It's a Computer
There you have it, nothing complicated. The pinball is just a main CPU with a bunch of peripherals all wired together on a few different circuit boards. The machine operates by running a program out of its rom chips and exchanging data with various systems: Lamps, Switches, Sound, Plasma Display and so on. A basic understanding of how a computer works is helpful here, but not 100% necessary. After all you are all smart people, right? (the correct thing to do here is to say, "Darn right!")
Schematic time. Looking at the CPU and sound board schematic, on page one, find U209. This is the main 68B09E processor and is the core brain of this machine. Naturally, we will want to replace it (remember...I don't like burning roms and writing 68B09E asm code.) From this chip you will see a bunch of pinouts labelled D0-D7 and A0-A15. These are the data and address pinouts from the CPU and it is through these that it communicates with the various other subsystems. If you spend a little time tracing the dark lines from the address and data pins you will find that they connect to several other places on the CPU board. Our primary job is to work out how this data bus and address bus are used so that we can drive it, replace it, or ignore it all together.
We do have a clue to deciphering some important parts of the address decoder from reading the CPU and Sound Board Theory of Operation. It tells us that the address decoding is managed by a 1of8 demultiplexer and a PAL chip slotted in locations U213 and U214. These show up on the schematic just under U209, the main CPU. Take a bit of time and familiarize yourself with the names given to the pinouts on these chips. You will see that these map to many of the systems that we are interested in. Well, perhaps it is not immediately obvious, but trust me, you will see it.
I find that tracking things back from the end of the line to the CPU makes the job a bit easier. Take a look in the upper left hand corner of page 1 of the CPU schematic. This section details the dedicated switch system. The data bus tracks to U206, a 74HC245 chip. This is a bus tranceiver, depending on whether it is enabled or not, it allows the signals at its B0-B7 pins to replicate at the A0-A7 pins. For the CPU to read the dedicated switches, it must enable this bus tranceiver, then read the values of D0-D7 to determine the state of the switches. The enable pin is the barred G pin 19 which is labelled SWLO. We can reasonably call this SWitches, LOw voltage. Trace the SWLO line back and you will find that it originates at U214 on pin 15, the Y0 signal. Similarly by spending some quality time with the schematics, we can determine that the other signals eminating from U214 and U213 are used to enable and disable the various components on the data bus.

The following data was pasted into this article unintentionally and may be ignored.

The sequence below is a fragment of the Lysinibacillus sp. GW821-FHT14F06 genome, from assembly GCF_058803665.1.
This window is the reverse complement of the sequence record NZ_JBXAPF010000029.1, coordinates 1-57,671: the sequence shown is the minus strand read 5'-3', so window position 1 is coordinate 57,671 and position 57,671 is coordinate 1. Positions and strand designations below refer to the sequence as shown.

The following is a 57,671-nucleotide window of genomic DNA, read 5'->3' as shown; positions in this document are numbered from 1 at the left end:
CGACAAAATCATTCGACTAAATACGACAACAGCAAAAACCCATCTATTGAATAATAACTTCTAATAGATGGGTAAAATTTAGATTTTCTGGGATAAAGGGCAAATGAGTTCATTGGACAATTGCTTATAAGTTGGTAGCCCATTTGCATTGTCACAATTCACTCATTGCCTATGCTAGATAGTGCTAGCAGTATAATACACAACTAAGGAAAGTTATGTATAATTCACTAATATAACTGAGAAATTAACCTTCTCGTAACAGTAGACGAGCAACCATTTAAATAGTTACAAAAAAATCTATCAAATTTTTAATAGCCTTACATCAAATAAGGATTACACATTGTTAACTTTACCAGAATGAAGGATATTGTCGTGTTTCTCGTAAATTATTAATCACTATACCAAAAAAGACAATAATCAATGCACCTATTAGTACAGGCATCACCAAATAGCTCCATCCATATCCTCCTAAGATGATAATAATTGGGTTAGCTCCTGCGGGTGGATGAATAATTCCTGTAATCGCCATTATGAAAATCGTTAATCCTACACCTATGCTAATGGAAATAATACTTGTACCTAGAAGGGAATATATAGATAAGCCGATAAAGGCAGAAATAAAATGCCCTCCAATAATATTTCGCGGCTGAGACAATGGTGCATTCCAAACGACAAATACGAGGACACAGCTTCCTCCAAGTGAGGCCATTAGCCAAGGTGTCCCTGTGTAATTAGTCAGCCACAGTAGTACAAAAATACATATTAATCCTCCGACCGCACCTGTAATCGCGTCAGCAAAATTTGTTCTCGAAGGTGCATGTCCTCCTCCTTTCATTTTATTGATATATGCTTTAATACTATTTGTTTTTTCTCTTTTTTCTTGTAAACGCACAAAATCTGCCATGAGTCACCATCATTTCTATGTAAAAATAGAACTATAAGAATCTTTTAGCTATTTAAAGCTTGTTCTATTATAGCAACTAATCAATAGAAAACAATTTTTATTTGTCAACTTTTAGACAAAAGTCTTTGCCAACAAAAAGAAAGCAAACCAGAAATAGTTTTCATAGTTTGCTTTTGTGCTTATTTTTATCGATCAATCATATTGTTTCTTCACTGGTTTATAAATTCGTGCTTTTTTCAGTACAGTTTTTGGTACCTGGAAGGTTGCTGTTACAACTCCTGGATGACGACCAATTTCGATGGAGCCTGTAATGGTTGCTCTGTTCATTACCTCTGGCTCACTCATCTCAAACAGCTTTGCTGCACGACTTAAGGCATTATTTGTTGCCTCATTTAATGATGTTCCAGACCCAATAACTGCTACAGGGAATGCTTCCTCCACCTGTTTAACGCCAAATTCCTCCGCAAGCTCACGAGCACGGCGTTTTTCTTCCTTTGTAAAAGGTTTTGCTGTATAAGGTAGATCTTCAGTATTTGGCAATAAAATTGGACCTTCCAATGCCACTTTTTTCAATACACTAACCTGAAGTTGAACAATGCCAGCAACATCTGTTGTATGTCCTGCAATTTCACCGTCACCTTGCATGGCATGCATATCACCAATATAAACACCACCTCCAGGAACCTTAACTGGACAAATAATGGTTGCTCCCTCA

Here is a run down of the signal trace names and what I generally refer to them as
the main system ROM chip select |
the main system RAM chip select |
enables the port that connects to the I/O Driver board, allowing certain address bits to flow to and from the high power board. |
The sound system "strobe" |
The I/O driver "strobe" |
the dedicated switches (SWitches, LOw voltage) |
the dip switches |
memory bank select |
switch matrix "strobe" |
switch matrix row enable |
input from the plasma display controller |
output to the plasma display |
status signals from the plasma display |
Next time a little conjecturing about what the CPU is doing and a plan of attack for driving these signals with our own controller.
We had problems with our server host.
That has not kept us from making quite a bit of progress. I have a lot of information to share and will be pecking away at the keyboard trying to catch up over the next few days.
Spoiler: We haven't blown anything up yet.
A couple of fellas in Australia have been building up their own pinball machine from the groupnd up, complete with custom OS.
Check out Coconut Island! They've made quite a great bit of progress. Rather inspiring actually.
Before we set out hacking, let us first check the lay of the land, beginning with a ten cent description of what a pinball machine is.
A Pinball Machine consists of a set of circuit boards comprising the computer and specific electronics required to drive the lights, switches, solenoids, displays and sounds. These boards are connected by many many feet of wiring through the cabinet to the playfield where all the action happens. The switches, sensors, lights and fun gadgets (like our Satellite dish) are arranged on the playfield along with inanimate objects like posts, rails and ramps to create the unique flow of the game. ROM chips on the CPU board are programmed with the rules that govern the game, detailing the cause and effect of various shots (commonly referred to as Game Rules and Shot Charts). Additional chips carry the sounds and graphics unique to the game.